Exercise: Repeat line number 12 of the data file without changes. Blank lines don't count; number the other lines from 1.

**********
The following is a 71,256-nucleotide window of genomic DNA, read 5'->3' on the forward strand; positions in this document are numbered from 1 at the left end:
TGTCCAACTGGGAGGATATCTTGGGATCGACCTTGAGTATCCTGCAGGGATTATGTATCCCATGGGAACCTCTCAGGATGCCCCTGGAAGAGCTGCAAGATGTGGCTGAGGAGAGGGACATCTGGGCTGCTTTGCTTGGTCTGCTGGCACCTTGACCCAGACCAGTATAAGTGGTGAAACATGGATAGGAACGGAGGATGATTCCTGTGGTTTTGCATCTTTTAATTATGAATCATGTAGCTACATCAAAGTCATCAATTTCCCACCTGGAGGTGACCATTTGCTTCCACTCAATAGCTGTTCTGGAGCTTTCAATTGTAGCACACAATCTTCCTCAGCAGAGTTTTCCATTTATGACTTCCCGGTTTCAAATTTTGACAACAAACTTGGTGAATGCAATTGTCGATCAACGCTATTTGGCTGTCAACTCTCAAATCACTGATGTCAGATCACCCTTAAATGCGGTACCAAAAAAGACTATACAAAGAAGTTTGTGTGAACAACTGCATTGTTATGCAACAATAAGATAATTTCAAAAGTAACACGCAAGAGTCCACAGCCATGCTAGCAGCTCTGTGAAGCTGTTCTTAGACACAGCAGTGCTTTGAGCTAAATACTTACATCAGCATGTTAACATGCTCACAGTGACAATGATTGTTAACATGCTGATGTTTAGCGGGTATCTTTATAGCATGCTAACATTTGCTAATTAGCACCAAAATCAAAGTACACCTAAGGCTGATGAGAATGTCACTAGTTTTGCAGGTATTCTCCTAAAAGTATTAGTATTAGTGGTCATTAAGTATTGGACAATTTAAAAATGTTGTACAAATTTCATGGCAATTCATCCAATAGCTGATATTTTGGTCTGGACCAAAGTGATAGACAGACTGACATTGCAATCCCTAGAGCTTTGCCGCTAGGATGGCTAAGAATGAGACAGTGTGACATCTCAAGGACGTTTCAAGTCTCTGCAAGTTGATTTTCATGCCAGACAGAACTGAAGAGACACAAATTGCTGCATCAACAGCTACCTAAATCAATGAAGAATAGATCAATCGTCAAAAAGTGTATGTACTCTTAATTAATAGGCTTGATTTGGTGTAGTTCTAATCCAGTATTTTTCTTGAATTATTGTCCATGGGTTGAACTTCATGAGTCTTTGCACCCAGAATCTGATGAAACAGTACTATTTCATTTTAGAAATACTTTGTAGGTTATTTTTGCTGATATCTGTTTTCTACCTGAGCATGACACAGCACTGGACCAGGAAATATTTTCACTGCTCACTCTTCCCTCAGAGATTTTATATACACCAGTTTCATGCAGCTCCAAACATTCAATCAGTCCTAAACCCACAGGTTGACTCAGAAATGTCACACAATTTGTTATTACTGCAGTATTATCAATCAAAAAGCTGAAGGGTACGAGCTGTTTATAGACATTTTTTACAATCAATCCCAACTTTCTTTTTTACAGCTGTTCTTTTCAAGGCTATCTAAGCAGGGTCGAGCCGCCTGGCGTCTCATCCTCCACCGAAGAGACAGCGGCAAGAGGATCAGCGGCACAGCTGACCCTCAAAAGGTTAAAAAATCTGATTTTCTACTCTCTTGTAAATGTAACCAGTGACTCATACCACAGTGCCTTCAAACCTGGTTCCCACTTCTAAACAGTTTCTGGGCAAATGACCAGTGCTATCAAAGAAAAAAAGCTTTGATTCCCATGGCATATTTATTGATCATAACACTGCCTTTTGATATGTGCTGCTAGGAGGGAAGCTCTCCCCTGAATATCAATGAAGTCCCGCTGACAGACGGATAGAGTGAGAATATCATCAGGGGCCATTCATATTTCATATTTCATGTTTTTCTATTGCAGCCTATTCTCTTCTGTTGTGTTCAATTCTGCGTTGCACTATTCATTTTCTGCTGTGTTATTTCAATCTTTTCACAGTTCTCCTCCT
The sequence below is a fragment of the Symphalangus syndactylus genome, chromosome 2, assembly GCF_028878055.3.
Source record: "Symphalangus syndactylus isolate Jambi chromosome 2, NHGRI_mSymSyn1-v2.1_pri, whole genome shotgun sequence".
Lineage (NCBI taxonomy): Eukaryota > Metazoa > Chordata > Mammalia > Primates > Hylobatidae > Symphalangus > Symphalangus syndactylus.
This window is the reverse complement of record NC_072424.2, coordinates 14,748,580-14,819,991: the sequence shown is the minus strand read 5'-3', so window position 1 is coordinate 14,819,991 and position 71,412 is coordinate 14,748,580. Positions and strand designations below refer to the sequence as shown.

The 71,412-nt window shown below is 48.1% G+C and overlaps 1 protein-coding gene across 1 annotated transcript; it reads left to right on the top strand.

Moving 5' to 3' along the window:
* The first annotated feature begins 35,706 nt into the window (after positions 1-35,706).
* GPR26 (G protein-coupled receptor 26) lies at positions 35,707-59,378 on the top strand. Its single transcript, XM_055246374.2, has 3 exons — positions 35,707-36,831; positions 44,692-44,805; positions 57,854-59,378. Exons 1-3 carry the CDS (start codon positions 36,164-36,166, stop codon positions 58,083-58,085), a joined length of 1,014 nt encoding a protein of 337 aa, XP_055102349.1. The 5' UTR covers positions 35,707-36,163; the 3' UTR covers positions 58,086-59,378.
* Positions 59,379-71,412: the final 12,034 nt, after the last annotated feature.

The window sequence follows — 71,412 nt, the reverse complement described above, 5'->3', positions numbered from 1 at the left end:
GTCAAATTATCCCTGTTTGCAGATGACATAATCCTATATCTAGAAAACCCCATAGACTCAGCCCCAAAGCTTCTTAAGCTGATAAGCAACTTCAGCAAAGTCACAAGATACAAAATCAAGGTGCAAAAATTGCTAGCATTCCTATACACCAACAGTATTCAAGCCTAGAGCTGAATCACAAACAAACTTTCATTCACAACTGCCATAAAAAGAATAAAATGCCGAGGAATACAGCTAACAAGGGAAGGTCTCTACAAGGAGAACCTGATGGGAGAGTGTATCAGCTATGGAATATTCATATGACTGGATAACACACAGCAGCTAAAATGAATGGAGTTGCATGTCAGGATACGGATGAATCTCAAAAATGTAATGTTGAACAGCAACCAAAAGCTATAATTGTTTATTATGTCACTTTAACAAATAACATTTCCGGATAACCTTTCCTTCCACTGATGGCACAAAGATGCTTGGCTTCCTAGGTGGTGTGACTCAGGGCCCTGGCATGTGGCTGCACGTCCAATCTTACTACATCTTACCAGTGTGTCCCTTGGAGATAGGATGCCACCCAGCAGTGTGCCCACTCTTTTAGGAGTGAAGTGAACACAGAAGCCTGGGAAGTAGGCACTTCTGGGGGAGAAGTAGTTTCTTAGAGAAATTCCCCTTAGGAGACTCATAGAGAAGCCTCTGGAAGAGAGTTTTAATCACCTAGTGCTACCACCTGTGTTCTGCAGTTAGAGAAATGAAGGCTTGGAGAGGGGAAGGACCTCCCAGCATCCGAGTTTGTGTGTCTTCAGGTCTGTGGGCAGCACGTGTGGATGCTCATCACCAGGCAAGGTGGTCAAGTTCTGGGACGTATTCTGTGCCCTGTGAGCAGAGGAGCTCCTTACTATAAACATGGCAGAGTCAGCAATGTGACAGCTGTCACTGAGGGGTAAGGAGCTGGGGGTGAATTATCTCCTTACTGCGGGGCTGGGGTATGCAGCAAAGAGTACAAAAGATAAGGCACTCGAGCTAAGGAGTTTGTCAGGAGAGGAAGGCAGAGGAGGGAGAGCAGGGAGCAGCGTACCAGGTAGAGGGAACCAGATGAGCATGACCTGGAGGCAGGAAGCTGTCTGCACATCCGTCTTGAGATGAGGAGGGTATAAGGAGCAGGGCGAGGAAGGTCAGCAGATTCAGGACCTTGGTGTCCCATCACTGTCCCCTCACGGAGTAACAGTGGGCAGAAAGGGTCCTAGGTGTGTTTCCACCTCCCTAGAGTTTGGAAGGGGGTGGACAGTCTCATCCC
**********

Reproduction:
The window sequence follows — 71,412 nt, the reverse complement described above, 5'->3', positions numbered from 1 at the left end: